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Self-Assessment Instrument for Topic 3

ICT uses in instruction, assessment, student learning, and student work.


Self-Assessment Instrument for ICT uses in Instruction, Assessment, Student Learning, and Student Work

This self-assessment instrument focuses on the routine, everyday integration of ICT use into instruciton, assessment, and student work. Please rate yourself using the following 7-point scale for each question.

Click here for a discussion of the meaning of the scale points.

Each question is accompanied by a brief discussion of the topic being assessed. If you do not understand the details given in a particular brief discussion, the chances are that you are at the (1) or (2) level on this topic. After you give yourself a numerical rating on the 7-point scale, write a paragraph that explains and justifies your numerical rating.

1. Curriculum Planning: 1 2 3 4 5 6 7

Plans for student use of ICT in a way that is consistent with educational theory and research. Plans for the integration of ICT in the curriculum to support learning that is consistent with and supportive of school, district, and state non-ICT and ICT goals and standards.


2. Classroom Management: 1 2 3 4 5 6 7

Monitors student conduct with respect to state, school district, and school Acceptable ICT Use Policy, Intellectual Property Rights Policy, and other policies on appropriate use of ICT hardware, software, and telecommunications facilities.


3. Instruction: 1 2 3 4 5 6 7

Makes effective use of ICT-based aids to instruction and learning. Helps students to make effective use of ICT in doing and presenting their own work.


4. Assessment: 1 2 3 4 5 6 7

Develops and implements authentic assessment for multimedia projects and other ICT-using student activities. Facilitates students in making use of ICT in developing portfolios of their work.


5. Professionalism: 1 2 3 4 5 6 7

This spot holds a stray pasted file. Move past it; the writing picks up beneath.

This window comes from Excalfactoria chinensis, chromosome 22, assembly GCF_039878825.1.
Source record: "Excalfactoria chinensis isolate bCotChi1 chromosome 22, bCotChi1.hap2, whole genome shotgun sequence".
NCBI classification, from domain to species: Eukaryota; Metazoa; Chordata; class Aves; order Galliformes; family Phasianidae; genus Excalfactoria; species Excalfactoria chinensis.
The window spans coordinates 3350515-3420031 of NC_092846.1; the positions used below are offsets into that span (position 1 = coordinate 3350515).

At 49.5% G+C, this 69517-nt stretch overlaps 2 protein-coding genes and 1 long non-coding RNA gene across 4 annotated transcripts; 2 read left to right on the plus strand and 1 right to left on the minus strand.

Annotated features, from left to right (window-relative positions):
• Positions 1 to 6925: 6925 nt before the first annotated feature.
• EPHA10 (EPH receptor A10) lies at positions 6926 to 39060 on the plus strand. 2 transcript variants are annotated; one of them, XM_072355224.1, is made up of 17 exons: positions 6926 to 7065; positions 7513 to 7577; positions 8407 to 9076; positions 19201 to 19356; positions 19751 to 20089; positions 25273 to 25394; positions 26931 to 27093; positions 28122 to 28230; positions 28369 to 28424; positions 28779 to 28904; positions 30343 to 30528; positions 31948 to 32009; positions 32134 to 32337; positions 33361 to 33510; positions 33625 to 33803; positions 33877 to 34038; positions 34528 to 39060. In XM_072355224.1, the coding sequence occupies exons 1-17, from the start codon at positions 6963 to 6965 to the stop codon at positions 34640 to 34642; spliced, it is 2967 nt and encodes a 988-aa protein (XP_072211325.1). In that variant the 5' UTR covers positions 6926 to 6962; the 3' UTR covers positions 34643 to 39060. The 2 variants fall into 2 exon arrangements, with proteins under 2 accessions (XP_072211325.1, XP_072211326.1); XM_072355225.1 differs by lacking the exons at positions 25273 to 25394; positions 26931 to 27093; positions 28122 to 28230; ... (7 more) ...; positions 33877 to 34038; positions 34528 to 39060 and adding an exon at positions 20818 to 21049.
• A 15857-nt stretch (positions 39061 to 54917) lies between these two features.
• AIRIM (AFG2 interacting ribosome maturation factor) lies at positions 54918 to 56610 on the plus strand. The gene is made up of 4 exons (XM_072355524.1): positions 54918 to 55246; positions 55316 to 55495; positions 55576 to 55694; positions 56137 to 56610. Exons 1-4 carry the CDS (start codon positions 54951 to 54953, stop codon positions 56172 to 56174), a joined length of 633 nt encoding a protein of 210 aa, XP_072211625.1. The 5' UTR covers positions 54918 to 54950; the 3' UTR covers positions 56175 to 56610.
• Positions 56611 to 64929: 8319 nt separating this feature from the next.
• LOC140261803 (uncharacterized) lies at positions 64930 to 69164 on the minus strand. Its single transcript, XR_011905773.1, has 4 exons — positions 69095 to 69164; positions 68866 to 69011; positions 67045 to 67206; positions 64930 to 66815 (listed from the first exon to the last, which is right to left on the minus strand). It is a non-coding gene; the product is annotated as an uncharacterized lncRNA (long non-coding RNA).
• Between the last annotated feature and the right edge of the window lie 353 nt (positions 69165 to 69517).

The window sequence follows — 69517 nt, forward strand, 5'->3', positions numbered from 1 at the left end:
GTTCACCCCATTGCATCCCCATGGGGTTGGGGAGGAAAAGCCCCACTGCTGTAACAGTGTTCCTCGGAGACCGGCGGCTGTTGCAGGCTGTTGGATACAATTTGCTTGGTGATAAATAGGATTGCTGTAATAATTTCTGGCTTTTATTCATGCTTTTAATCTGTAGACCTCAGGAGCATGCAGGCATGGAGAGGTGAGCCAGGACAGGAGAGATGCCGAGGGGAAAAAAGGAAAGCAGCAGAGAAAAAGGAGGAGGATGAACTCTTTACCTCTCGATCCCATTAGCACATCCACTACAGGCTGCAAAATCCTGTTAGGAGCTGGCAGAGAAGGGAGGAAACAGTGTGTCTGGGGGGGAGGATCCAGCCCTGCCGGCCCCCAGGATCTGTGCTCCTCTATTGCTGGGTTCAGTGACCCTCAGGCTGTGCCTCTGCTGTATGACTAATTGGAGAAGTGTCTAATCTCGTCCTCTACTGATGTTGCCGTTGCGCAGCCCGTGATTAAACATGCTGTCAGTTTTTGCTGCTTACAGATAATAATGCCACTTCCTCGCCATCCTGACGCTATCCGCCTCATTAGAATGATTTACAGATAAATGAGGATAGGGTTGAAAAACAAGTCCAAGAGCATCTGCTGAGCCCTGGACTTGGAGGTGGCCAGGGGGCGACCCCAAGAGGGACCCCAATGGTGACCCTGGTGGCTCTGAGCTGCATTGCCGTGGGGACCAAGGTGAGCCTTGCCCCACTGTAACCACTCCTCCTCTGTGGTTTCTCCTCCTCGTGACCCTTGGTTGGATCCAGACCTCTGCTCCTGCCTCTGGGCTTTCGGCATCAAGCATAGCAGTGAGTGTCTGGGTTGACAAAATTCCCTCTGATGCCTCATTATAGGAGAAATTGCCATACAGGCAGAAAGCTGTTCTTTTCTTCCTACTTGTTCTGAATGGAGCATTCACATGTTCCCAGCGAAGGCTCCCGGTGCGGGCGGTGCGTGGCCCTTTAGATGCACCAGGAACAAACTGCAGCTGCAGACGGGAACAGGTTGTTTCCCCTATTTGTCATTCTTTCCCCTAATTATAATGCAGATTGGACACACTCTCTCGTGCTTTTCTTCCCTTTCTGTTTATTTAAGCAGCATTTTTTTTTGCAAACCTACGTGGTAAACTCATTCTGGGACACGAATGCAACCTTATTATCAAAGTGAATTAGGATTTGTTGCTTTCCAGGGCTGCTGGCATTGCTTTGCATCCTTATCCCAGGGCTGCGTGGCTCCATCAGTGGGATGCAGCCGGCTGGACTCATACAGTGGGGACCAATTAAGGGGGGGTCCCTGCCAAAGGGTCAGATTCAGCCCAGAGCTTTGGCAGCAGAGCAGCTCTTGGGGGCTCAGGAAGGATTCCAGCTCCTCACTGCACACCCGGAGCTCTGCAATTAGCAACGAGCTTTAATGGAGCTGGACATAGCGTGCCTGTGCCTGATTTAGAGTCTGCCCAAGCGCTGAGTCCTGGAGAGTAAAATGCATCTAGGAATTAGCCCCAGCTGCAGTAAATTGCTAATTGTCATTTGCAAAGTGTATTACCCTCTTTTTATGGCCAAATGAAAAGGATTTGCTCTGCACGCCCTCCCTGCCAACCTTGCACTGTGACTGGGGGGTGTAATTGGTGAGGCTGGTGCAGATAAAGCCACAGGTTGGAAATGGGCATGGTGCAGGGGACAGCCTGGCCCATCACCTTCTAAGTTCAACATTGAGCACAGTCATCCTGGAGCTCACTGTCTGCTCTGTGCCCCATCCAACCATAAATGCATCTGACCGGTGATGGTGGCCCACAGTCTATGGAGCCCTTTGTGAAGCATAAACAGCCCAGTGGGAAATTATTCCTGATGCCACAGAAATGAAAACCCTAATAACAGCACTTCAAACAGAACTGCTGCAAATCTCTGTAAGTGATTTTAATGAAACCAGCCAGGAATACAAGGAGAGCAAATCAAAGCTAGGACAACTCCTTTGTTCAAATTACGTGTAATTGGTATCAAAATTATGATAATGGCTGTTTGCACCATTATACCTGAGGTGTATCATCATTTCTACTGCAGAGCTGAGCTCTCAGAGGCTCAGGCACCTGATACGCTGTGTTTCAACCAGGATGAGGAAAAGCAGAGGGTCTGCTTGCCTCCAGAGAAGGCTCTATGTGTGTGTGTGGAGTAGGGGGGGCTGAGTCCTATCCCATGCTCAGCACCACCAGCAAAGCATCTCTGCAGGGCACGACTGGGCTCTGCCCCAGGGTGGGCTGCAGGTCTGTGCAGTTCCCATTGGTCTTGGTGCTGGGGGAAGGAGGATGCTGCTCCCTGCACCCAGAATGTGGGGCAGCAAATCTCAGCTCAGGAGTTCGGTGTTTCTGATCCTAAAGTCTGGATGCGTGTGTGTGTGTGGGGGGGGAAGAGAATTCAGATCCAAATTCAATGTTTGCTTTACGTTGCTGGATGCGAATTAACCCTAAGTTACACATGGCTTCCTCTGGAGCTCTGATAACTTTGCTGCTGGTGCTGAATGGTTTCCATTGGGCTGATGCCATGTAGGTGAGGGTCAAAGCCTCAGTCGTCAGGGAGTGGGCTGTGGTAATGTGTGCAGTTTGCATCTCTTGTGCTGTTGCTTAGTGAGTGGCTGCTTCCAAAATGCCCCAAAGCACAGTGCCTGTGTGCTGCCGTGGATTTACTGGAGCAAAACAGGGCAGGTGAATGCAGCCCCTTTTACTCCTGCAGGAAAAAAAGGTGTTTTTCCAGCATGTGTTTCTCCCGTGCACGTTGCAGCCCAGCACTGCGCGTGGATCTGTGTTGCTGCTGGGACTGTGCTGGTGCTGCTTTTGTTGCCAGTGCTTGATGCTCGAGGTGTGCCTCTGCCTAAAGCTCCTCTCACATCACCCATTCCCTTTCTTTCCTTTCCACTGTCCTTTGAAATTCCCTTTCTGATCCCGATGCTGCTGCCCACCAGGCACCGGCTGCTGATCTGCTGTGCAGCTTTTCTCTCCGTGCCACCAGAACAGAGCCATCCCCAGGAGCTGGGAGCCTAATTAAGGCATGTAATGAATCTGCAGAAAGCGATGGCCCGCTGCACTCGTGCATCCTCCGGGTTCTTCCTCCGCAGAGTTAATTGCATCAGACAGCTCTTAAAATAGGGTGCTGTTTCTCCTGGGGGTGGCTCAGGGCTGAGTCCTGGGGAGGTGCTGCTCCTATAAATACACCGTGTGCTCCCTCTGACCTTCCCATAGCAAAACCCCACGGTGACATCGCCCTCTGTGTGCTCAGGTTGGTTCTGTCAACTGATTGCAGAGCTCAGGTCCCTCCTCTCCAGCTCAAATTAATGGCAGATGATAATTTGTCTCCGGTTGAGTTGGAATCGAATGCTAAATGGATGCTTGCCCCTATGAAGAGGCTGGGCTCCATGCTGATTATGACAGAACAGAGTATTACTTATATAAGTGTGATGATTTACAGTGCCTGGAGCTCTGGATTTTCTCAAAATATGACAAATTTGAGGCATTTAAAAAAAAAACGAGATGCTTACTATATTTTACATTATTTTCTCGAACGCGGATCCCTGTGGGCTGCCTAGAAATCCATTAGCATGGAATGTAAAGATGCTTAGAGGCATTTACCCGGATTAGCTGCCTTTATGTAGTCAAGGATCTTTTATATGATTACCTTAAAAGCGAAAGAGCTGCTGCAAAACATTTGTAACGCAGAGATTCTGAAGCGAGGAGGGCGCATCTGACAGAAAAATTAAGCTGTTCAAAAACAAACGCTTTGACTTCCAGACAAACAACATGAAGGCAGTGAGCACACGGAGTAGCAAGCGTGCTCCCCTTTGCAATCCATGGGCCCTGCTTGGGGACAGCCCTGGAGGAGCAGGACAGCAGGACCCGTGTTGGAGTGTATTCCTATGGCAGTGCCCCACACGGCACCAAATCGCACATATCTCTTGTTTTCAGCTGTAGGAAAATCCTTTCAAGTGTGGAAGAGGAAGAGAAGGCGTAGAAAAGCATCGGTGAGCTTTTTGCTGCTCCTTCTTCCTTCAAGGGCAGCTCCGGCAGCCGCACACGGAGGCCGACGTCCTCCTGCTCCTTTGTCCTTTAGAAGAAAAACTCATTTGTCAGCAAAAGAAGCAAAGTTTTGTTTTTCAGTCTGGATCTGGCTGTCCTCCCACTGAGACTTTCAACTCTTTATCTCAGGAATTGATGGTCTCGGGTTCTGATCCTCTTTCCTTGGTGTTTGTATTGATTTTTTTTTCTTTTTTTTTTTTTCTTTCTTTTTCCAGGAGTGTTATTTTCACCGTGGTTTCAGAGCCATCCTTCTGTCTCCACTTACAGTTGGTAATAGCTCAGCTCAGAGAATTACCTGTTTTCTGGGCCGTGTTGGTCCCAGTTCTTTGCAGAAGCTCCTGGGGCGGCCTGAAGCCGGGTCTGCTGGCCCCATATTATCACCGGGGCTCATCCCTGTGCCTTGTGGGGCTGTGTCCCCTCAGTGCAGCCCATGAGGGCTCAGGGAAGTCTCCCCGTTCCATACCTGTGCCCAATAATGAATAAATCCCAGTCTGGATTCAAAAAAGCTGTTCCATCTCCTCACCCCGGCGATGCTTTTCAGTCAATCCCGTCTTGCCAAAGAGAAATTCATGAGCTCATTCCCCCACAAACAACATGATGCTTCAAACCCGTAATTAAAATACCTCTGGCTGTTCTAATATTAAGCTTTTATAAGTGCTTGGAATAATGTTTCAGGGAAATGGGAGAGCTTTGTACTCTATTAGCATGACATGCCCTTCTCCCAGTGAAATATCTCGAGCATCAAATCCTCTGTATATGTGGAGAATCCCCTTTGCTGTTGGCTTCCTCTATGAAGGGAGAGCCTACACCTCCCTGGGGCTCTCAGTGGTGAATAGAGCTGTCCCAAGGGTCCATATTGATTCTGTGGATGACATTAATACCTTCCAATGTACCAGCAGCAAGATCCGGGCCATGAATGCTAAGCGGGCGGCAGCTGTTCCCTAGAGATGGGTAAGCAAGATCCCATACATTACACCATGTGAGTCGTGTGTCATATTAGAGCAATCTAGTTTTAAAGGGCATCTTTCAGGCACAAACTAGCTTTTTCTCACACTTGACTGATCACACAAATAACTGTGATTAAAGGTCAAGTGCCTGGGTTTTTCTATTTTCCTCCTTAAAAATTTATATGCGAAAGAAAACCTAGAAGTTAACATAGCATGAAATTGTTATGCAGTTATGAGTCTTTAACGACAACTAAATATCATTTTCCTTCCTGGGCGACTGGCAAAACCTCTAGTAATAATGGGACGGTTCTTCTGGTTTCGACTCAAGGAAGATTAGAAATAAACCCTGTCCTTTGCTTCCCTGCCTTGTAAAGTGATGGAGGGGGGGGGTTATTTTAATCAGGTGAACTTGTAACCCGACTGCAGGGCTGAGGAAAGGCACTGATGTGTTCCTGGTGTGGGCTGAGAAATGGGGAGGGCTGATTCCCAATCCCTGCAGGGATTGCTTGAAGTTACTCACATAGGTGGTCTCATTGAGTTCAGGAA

Communicates effectively and dependably with students, colleagues, administrators, supervisors, educational assistants, and parents using E-mail and other electronic aids. Makes use of ICT as an aid to doing one's own work and to remaining current in educational research, curriculum content, and effective educational practices.


 6. Computer-Assisted Learning: 1 2 3 4 5 6 7

There is a huge amount of computer-assisted learning (CAL) software. Much of it is embedded in a game-like environment and can be classified as "edutainment." CAL included drill and practice, tutorial, simulation, and virtual reality types of material. Increasing capability in this field is evidenced by increasing familiarity with and facility in using contemporary computer-assisted learning software that has been proven effective in helping students to learn the various content areas at the grade levels one is preparing to teach.


 7. ICT-Assisted Project-Based and Problem-Based Learning: 1 2 3 4 5 6 7

Project-based learning and problem-based learning are well supported by educational research and are important tools in the repertoire of many teachers. PBL can be used to help create learning environments that are intrinsically motivating to students and that adhere to guidelines suggested by the learning theories: constructivism; and situated learning. ICT-based PBL is the integration of ICT into PBL, with students making routine use of ICT as they do the research and other work to develop a product, performance, and/or presentation.


 8. Problem Solving in an ICT Environment: 1 2 3 4 5 6 7

Each academic discipline is defined by the types of problems that it addresses, the tools and methodologies that it uses, and its accumulated results. Each discipline has developed a number of problem-solving ideas that are specific to the discipline. However, there are many approaches to problem solving that cut across many or all disciplines and that facilitate transfer of learning among disciplines. The high-road, low-road theory of transfer underpins such instruction and learning. ICT provides a number of aids to problem solving --some specific to particular disciplines, and some that are applicable to most disciplines.


9. Hardware and Software Problems: 1 2 3 4 5 6 7

Every ICT user encounters a variety of hardware and software problems. Minor problems include a device not plugged into a power source, disconnected cables, printer out of paper, and devices not turned on. More challenging problems include intermittent hardware errors, bugs in software, problems with networks. Teachers deal with their own hardware and software probes and must also deal with problems that their students encounter as they use ICT facilities within their classroom and in computer labs.  



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